This year, I thought it would be a neat idea to let my kids post something for Mother’s Day because their Mom isn’t my Mom and as much as I could go on about how wonderful a mother my wife is, and I could, I (and she) would much rather prefer on such a day to let breakfast in bed and a generous use of my debit card do my talking.
Today is my wife’s day to enjoy and be honor her for being a Mom. What better way to show her that honor than with heartfelt words from the two people she carried around for 9 months each, became anemic because of, reminds me how much pain she was in during labor with, and loves. Loves more than any words that could be written down about it. A love that she shows to our kids every day of their lives since the moment she found out she was going to be a Mom.
I hope our girls know just how lucky they are.
So without further ado…Happy Mother’s Day From the Kids.
An original poem
A Poem Just For You, Mom!!!!!!!
MOM means ALICIA
A is for an AMAZING mom.
L is for LOVING.
I is for INCREDIBLY OVERPROTECTIVE.
C is for CUTE and CARING.
I is for IN-STYLE.
A is for ALL OF THE ABOVE.
Happy Mother’s Day, Mom!!!!!!
I love you so much!
An original comic.
If you’re apt to staying up late enough and your cable runs up into the triple digits, then no doubt you have come across the ‘World’s Strong Man’ competition on an ESPN channel. Men like Magnus Ver Magnusson, Jon Pall Sigmarsson, and Mariusz Pudzianowski, whose names are only dwarfed by the size of their biceps launching kegs over 30’ high walls, dead lifting telephone poles, and juggling VW’s all for the chance to test their strength. For good measure and to exert their alpha male position (and possibly avoid having their spleen erupt from their midsections) grunts, screams, and pose downs are also thrown in to highlight their strength.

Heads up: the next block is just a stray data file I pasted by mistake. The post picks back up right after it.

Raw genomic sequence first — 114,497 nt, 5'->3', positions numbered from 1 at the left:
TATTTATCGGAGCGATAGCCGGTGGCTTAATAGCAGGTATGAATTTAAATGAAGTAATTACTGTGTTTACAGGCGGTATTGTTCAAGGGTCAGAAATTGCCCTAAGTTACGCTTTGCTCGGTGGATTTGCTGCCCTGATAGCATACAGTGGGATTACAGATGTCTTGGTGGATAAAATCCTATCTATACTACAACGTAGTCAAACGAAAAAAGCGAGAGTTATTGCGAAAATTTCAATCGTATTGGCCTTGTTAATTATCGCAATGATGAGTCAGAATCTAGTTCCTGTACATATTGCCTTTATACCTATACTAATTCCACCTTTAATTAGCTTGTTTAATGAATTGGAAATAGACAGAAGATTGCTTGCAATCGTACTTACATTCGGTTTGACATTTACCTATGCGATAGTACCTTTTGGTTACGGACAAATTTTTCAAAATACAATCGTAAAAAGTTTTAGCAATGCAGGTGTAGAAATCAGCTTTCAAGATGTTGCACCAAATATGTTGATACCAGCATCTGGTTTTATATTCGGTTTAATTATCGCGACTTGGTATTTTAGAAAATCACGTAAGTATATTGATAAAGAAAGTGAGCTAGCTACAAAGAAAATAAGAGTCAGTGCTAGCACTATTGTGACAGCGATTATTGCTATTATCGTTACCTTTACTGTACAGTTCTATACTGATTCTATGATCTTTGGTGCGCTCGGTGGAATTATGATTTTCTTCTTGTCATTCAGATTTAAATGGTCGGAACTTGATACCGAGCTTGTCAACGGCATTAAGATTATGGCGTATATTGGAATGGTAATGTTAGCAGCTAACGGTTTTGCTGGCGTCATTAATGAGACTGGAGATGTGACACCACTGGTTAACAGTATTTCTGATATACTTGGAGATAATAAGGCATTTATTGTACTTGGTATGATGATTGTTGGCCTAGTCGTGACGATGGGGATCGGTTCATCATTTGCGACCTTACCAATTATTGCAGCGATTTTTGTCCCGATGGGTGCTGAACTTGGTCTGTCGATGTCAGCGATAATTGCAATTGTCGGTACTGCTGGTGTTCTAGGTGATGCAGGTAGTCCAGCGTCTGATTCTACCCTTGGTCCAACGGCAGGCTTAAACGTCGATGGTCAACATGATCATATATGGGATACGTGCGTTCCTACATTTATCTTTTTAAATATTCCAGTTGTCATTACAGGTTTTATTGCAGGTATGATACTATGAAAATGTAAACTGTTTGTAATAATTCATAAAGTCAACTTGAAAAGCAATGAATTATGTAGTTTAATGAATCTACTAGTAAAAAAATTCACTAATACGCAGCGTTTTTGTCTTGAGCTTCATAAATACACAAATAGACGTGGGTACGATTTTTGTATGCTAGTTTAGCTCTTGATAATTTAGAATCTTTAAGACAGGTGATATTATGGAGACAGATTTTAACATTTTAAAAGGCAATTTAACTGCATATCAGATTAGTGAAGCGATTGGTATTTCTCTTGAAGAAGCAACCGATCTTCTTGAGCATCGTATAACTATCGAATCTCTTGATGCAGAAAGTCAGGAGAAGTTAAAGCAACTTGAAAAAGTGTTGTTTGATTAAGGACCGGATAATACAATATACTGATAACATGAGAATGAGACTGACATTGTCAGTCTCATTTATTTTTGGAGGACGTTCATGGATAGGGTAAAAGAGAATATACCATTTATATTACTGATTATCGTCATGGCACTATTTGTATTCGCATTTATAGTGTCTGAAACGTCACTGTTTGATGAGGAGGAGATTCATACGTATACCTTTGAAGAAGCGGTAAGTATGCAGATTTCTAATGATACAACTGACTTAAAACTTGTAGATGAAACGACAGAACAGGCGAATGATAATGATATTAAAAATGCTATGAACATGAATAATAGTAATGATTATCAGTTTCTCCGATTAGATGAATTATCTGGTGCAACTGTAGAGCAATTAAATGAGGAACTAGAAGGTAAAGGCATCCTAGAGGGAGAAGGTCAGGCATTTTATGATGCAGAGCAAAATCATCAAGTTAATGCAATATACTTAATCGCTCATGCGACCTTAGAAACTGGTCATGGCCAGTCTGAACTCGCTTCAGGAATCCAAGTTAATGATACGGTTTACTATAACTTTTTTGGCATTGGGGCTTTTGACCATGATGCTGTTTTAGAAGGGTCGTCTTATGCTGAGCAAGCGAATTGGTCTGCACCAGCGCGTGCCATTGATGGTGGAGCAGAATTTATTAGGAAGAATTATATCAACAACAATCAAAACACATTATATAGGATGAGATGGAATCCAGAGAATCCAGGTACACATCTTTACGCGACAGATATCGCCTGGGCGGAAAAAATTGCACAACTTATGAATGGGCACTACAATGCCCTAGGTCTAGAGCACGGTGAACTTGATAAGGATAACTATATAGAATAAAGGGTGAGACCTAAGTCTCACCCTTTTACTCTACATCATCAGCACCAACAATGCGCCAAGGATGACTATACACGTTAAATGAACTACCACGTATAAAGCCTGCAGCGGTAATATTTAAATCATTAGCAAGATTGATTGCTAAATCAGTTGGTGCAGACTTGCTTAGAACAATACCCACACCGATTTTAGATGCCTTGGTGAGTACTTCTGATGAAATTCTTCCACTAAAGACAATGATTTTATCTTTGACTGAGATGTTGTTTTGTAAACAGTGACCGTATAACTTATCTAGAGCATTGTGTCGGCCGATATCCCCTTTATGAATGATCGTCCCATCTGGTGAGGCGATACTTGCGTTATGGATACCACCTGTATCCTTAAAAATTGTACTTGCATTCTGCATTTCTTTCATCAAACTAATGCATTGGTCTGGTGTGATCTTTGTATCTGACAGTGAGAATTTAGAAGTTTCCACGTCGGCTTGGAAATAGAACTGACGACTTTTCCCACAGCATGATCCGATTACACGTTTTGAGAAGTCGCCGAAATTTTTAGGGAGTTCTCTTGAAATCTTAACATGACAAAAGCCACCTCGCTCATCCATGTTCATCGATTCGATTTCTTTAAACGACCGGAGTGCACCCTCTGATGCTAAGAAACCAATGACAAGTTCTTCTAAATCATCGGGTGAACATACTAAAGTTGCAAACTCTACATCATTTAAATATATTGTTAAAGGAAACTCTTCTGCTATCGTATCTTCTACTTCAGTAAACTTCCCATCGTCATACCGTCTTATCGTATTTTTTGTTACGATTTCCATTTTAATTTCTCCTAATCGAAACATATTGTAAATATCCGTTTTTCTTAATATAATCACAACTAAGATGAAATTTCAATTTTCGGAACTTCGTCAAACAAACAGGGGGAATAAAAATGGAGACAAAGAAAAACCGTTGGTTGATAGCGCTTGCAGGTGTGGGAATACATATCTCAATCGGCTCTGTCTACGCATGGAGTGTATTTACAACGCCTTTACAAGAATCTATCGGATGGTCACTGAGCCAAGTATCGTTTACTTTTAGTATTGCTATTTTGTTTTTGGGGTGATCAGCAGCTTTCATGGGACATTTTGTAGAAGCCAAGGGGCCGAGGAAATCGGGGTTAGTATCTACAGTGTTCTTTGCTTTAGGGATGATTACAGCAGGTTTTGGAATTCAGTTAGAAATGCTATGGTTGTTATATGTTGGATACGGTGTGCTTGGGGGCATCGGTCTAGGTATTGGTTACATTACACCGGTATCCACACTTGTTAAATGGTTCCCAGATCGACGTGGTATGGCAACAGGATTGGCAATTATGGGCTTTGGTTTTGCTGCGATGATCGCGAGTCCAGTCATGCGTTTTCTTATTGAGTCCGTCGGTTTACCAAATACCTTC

My wife typically knows when I stayed awake to watch one of the Strong Man competitions because I inevitably try to showcase my strength every chance I get. My dumbbells, not seen for months, make an appearance in our living room. I’ll dead-lift as many of the laundry baskets at one time as I can. I’ll risk dropping the carton of eggs, gallon of milk and squashing the Pop Tarts just to prove to her that I’m strong enough to carry in the two dozen grocery bags sitting in the back of her car. I usually make some sort of snarling sound like a cross between a rhinoceros and a ’69 Camaro with a bad muffler.
It is my way to exert my strength. Granted in this day and age of dads talking about our emotions, complaining about being included, and finally figuring out what all the dials on the washing machine are for, the idea of flexing my muscles is an archaic practice but picking up the flat screen so my wife can dust underneath is an easier test of my strength easier than trying to flick a keg of beer over the garage roof.
I learned this appreciation for feats of strength from my Dad. He had an innate strength to lift and carry things normal humans shouldn’t be able to. This was the image of strength I grew up with, my Dad’s physical strength. What I didn’t realize as I negotiated the solid oak bureau up to the second floor of the house was, what my family would need was strength but not the kind I learned from my Dad. I was going to need my Mom…
Find out how strong my Mom really is for my Mother’s Day post at DADS ROUND TABLE.